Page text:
1. The Perpetually Positive N: This can feel confusing because the N appears to be a "rah rah life is great" person, Mr. or Miss Popularity. However, after leaving their presence, party, phone call or Facebook page, you feel as if you are a loser or your life is lacking by comparison. And if you dare share a stress or negative statement, this kind of N will chastise you, tell you to keep your negative energy to yourself, or will "pray for you." Blech. It is good to keep in mind that no matter how outwardly positive or spiritual the N is, no one human being is exempt from the highs and lows of life. When the N turns off their computer, or the curtains draw on the stage, they feel all the same high and low emotions just like the rest of us. Without a social media, church, school or other platform or stage on which to perform, it is as if the N is unplugged. Without an attention source for energy (their fans) the N feels alone, lost and sad.
2. The Life of the Party N: By outward appearances it would seem that this N is moving from one party and celebration to the next, surrounded by admirers. However, even the most famous and celebrated people cannot sustain a constant stream of parties and good times. Once the lights dim, and they are alone, the N is in a restless state. They are constantly on high pursuit of fun, fun, fun where they can be on stage and the center of attention. Ask an N what their dream job is and their response will always have something to do with public attention (politics, hero, sports star, movie star, famous singer, even a pastor). Rarely will you find an N who wants to tuck away and write books or bake cupcakes. During the party, the N will grab anyone as a prop, even a total stranger, in order to post another photo of themselves. Often the photo statement will be, "Loved meeting this wonderful person at the famous movie star party I attended, she was so sweet!" The poor hapless stranger often looks dazed and confused, while the N strikes a model perfect pose. Run hapless stranger, run far away. You will never see the N again. It was not a real connection. You were a prop.
3. The Perfect Life N: The N creates an illusion that "my life is perfect." Very little is shared about the personal challenges. For example, the wealthy wife may post about her vacation homes or fabulous whatever, meanwhile dealing with loneliness and marital discontent. The busy male actor may post about his latest project, but won't ask for help with one of his multiple addictions. You will rarely see photos of a less than perfect family unit.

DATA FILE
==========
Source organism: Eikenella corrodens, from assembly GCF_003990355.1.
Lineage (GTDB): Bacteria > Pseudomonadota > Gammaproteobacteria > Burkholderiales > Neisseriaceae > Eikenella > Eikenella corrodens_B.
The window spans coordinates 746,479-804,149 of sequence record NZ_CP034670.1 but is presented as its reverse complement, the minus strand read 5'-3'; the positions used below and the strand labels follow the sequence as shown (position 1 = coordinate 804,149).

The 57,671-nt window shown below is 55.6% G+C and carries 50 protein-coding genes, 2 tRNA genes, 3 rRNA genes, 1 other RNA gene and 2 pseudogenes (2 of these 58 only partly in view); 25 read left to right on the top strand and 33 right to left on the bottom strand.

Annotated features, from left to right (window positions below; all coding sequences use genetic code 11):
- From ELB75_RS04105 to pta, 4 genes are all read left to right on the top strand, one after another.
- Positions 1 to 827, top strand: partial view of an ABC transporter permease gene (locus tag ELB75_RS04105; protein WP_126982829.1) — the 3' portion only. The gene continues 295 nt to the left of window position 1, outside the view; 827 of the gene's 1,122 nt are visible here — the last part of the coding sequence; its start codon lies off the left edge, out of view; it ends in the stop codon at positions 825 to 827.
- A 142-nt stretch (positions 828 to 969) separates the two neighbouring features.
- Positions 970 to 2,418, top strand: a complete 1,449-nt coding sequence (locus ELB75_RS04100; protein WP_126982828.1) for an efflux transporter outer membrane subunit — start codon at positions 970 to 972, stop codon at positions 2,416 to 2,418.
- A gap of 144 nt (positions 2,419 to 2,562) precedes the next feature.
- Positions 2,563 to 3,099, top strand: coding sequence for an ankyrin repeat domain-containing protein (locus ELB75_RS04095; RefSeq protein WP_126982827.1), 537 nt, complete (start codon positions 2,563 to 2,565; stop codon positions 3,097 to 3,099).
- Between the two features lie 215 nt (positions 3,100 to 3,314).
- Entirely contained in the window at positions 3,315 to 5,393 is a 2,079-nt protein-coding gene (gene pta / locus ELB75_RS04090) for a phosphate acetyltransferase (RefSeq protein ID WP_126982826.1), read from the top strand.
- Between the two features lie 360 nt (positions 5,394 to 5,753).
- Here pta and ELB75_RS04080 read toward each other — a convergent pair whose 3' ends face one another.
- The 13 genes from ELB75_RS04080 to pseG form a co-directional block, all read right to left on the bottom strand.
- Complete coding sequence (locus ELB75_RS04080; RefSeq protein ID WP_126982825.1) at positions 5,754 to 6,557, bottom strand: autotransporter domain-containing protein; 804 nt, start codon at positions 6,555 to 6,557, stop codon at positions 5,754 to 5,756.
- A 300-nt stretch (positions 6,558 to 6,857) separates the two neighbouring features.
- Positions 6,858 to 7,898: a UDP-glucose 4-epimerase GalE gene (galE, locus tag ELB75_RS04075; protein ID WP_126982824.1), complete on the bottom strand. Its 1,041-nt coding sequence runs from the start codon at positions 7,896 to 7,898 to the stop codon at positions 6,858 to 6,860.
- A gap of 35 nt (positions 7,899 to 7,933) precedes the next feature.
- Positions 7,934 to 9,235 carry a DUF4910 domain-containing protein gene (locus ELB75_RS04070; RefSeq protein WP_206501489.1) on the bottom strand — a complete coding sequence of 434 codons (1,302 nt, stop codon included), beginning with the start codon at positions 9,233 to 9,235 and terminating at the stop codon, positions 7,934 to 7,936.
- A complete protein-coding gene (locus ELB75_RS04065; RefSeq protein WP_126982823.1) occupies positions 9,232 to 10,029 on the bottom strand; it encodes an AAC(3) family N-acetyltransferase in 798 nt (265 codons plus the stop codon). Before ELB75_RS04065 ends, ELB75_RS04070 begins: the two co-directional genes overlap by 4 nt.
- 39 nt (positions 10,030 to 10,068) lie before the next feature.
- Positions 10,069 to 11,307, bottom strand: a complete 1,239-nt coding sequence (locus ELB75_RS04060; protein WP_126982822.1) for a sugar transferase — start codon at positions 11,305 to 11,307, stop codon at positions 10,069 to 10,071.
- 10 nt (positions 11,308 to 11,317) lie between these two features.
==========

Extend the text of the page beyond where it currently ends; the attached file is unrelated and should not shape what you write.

4. The Expert N: The grandiose N is an "expert" in many areas while the vulnerable N has to continually rock the boat with their "special and unique" point of view. Each seem to have total confidence and the last word on multiple topics. Challenge an N on any topic and they will begin quoting (or making up) statistics, scriptures, giving proof through examples, or shake their head in disgust over your banal and pedestrian world view. This kind of N relies on their intellect, their creative special-ness, or an over inflated sense of confidence in order to shame others into silence.
5. The Saint N: This is an interesting and hard to detect trait of the vulnerable N. They are often the person who races around in the public eye from fund-raiser to fund-raiser, collecting praise for their tireless work for the latest (fill in the blank) cause. This might be the super super super sweet lady at church who "everyone loves" because she is a saint who "does it all." Or the retired ex marine in the community who "is a hero to everyone" yet, somehow this hero continues to be on the TV, the newspapers and websites accepting his awards. Behind the exterior mask of this kind of N is often a person who feels fearful and ill at ease, or is attempting to outrun something difficult in their personal life. They only feel worthwhile when filled with the praise and admiration of others.
6. The Perpetual Victim/Humble Braggart N: The is the vulnerable N who appears to share publicly their private struggles with being too pretty, too smart, too whatever. They bake a cake that would put Martha Stewart to shame, and then share, "The frosting is a little too sweet, I guess this should just go into the trash, sigh." or "I just wanted to do a work out. Once again I have to deal with all of these staring eyes." And the friend fans will all line up to comfort our poor narcissist with responses like, "You bake the best cakes ever, you should win an award!" or, "It's because you are so incredibly handsome/gorgeous/sexy!"
We may be scratching our head wondering if we are the only person who can see right through this manipulation. The answer is No. No we are not alone in our amazement over this kind of behavior.
The Narcissistic Wound
As challenging as it can be to remember, narcissists are wounded people at their core. Their self focused behavior is often a result of an earlier trauma in their life which is called a narcissistic injury. The reaction to this injury is that their self worth is threatened. This injury could be the result of feeling different than others because of an "ugly duckling stage", or because they were teased for being smart or tall, or because their family was different - for example a different ethnicity, socioeconomic status, or even a different spiritual belief. Perhaps they felt like the odd man or woman out and this left them feeling less than.